DE for Bed Bugs


I’ve been busy doing laundry. My son just came home from 6th grade camp, with smelly bags full of wet clothes, sleeping bags, and torn plastic bags that were used to keep everything neat and tidy. There was also a flier about bedbug infestation, hot water, hot dryers and suffocation for the non-washables for 15 days. All bags have been outside on the patio, where I literally, gather a load, and run it into the open washer as quickly as I can.

The next morning he was off back to the same bedbug infested city for a soccer camp.

My question is this: If bedbugs are developing a resistance to all of those toxic chemical bug sprays, why don’t they just use old-fashioned Boric Acid Powder instead?  Or, more importantly, and easily, why not sprinkle the beds with  Diatomaceous Earth, (not to be confused with the kind used in swimming pool filters). It is a mineral dust mined from quarries. It’s a naturally occurring, soft, siliceous sedimentary rock that is crumbled into a fine white to off-white powder. Its’ odorless, and poison free to humans. DE kills the insects when they come in contact with it. To insects, DE is a lethal dust with microscopic razor sharp edges. These sharp edges cut through the insect’s protective covering drying it out and killing them when they march through the powder. If they ingest DE, it will shred their insides. There’s no odor, kills all insects, and is impossible to develop an immunity to the stuff. Does wonders for fruit flies.

Just wondering.

3 comments to “Bedbugs”
  1. Boric acid may kill Bedbugs but the answer is two-fold.

    First a company has to produce the product and have it labeled to kill Bedbugs. For a product to be sold “OTC” or used by professionals, the manufacturer has to apply the for product registration as well as supply the research data on the product and its affects on the insects it will be used against. The EPA reviews this information and either denies or approves the product for registration. If Bedbugs are not listed on the label to the boric acid power you are using then legally you cannot use it for Bedbugs or any other insect not on the label.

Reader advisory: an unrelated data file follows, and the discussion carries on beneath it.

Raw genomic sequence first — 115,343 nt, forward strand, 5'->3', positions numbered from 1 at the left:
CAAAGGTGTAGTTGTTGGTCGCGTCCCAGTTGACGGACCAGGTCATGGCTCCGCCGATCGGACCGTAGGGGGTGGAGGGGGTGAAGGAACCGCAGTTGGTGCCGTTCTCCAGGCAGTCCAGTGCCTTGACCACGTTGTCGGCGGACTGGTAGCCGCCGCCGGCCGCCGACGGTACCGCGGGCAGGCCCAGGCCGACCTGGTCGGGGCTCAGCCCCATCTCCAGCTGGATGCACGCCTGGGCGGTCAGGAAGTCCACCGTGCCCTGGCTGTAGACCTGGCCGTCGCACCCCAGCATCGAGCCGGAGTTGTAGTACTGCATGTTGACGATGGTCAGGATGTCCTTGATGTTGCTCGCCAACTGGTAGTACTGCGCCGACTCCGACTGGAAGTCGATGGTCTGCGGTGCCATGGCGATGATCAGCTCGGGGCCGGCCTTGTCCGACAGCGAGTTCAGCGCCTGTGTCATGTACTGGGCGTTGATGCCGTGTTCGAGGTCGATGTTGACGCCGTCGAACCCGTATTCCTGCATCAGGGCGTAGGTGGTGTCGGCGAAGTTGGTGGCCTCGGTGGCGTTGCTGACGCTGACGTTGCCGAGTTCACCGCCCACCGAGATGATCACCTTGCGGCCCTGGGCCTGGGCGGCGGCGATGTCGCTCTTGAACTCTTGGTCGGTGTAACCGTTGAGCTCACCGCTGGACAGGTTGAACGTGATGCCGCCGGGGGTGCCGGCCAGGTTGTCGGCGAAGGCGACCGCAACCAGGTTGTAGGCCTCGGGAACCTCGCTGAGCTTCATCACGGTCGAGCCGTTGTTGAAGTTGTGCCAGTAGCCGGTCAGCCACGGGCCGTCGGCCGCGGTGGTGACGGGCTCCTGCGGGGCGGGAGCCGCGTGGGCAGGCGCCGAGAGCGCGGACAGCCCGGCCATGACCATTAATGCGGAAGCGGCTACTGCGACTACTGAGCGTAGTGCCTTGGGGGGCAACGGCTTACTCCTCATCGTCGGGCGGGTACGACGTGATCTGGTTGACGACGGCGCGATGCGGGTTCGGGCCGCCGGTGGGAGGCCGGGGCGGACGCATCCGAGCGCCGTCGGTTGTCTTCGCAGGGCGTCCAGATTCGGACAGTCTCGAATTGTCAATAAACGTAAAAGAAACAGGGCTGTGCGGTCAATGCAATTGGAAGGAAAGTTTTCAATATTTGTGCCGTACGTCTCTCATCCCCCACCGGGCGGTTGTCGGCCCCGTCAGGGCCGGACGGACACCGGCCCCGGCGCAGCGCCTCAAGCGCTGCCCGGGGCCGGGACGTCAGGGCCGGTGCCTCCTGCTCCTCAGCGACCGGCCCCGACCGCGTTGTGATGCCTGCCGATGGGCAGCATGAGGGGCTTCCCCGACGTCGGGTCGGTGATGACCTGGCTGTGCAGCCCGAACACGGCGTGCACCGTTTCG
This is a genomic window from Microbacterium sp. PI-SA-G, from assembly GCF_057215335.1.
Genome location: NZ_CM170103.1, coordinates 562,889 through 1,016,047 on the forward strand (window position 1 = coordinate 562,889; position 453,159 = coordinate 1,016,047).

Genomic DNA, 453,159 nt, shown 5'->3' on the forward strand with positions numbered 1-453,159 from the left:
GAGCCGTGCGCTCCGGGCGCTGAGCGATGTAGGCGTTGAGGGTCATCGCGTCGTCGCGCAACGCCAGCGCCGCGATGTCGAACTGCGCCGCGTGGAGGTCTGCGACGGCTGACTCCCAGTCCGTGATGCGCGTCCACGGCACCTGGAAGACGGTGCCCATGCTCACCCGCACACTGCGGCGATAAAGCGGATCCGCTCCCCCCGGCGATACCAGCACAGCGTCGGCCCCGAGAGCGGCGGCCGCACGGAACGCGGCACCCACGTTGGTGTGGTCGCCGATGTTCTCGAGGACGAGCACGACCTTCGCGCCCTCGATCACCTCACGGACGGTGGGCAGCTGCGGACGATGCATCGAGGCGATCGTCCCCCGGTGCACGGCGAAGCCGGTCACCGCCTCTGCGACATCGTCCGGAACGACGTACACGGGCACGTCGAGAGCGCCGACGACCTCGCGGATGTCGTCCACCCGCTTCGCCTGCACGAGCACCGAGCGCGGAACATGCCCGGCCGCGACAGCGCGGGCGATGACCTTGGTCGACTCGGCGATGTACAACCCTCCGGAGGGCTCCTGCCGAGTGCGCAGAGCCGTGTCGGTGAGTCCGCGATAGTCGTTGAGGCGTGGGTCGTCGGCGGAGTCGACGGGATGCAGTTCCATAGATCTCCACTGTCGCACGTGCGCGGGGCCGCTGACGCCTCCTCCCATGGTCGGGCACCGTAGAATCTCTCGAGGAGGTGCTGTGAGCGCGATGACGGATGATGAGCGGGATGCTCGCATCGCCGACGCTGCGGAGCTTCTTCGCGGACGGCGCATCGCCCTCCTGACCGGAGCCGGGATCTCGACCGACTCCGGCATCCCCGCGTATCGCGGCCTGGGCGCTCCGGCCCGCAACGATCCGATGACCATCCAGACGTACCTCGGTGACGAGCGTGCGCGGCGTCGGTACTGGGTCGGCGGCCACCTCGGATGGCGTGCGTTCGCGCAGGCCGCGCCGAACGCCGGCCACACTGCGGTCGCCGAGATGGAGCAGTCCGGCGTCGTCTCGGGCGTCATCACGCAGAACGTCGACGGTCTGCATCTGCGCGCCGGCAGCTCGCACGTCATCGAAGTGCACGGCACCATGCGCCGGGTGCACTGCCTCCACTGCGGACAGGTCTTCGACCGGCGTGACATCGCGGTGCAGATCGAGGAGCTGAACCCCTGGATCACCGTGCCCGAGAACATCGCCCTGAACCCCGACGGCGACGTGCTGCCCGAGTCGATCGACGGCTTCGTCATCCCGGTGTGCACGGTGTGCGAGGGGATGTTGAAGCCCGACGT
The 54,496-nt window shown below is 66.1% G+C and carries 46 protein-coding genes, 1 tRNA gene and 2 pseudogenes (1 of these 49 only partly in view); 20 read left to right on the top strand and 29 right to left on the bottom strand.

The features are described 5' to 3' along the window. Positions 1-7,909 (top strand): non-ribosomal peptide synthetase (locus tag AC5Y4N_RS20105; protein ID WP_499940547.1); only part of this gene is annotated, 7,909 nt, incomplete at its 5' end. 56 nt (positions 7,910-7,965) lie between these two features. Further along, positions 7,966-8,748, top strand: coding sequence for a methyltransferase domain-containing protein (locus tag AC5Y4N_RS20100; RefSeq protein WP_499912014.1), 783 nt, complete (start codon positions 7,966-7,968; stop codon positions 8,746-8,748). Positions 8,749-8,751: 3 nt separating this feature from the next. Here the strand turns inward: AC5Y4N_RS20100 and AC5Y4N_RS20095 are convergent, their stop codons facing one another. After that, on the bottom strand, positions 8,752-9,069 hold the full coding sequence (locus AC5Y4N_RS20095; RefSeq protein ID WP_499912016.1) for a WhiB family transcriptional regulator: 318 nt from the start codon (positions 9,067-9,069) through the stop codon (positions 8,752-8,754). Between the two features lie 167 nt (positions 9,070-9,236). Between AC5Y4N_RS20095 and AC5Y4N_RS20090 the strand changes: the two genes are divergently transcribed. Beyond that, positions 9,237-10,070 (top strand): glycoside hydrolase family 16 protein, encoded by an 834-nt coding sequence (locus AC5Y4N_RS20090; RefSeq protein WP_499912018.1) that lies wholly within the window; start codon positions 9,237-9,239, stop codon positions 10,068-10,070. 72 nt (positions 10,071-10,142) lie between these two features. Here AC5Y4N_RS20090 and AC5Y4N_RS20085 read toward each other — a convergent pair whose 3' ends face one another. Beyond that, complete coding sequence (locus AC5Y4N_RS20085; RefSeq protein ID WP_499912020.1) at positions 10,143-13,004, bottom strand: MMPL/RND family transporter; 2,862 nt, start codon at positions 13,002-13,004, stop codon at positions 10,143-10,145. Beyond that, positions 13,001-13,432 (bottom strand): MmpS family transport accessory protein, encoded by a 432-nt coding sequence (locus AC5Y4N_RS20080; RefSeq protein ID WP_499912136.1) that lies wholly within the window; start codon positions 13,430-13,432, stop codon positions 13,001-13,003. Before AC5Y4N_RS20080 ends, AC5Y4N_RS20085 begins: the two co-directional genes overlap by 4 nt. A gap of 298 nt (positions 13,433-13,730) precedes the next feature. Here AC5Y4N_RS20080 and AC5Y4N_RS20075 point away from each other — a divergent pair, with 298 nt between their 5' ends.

Second, applying a powder may not be the answer to every situation. As a professional I can tell you that most people don’t a powder spread all over the place. There was a time when apartment owners or superintendents would “sprinkle” broic acid throughout the kitchen as a roach preventative. This is just poor practice. Since Bedbugs mainly harbor in the bedroom(s), this is the main area of treatment. I assume, based on experience, that most people would not want boric acid powder spread on their headboards, in and on night stands, dressers, baseboards or mattresses. Boric acid is not harmless and is toxic. I have copied this link for you to review This site provides valuable information for almost all known pesticide products.

    I hope not to come across as crass. I don’t want to see anyone get sick by applying materials they think are harmless. In many cases I have found more harmful products under people’s kitchen sink then in the chemical supply room of most pest control companies.

  2. Thank you for this information. Yes, my Boric Acid bottle does say “kills bedbugs” so hopefully, now the FDA has approved it for Bedbugs. Yes, I do realize it is not harmless… and needs to be used with caution. But as a first line of defense, it seems safer to sprinkle the area infested, as there are now harmful fumes, and keep everyone out of the room until the problem is solved. Then, it could be swept up. Wouldn’t a little powder on the nightstands and mattresses, temporarily, be better than having bugs crawling all over the same surfaces?

  3. Pingback: Susiej | How To Get Rid Of The Pantry Moth Infestation

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